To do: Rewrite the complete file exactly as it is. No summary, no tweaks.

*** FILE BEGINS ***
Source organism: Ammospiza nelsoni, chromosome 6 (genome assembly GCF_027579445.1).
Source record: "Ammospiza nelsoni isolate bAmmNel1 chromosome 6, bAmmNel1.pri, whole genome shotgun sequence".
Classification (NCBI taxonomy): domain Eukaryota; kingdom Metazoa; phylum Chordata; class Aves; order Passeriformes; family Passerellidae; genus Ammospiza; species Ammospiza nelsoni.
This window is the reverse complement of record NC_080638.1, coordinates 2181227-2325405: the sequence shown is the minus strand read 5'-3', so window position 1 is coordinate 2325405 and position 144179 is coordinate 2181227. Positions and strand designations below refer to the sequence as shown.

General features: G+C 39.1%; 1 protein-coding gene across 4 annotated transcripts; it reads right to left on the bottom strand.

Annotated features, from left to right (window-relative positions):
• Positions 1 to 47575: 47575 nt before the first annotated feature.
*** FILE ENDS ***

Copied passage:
Source organism: Ammospiza nelsoni, chromosome 6 (genome assembly GCF_027579445.1).
Source record: "Ammospiza nelsoni isolate bAmmNel1 chromosome 6, bAmmNel1.pri, whole genome shotgun sequence".
Classification (NCBI taxonomy): domain Eukaryota; kingdom Metazoa; phylum Chordata; class Aves; order Passeriformes; family Passerellidae; genus Ammospiza; species Ammospiza nelsoni.
This window is the reverse complement of record NC_080638.1, coordinates 2181227-2325405: the sequence shown is the minus strand read 5'-3', so window position 1 is coordinate 2325405 and position 144179 is coordinate 2181227. Positions and strand designations below refer to the sequence as shown.

General features: G+C 39.1%; 1 protein-coding gene across 4 annotated transcripts; it reads right to left on the bottom strand.

Annotated features, from left to right (window-relative positions):
• Positions 1 to 47575: 47575 nt before the first annotated feature.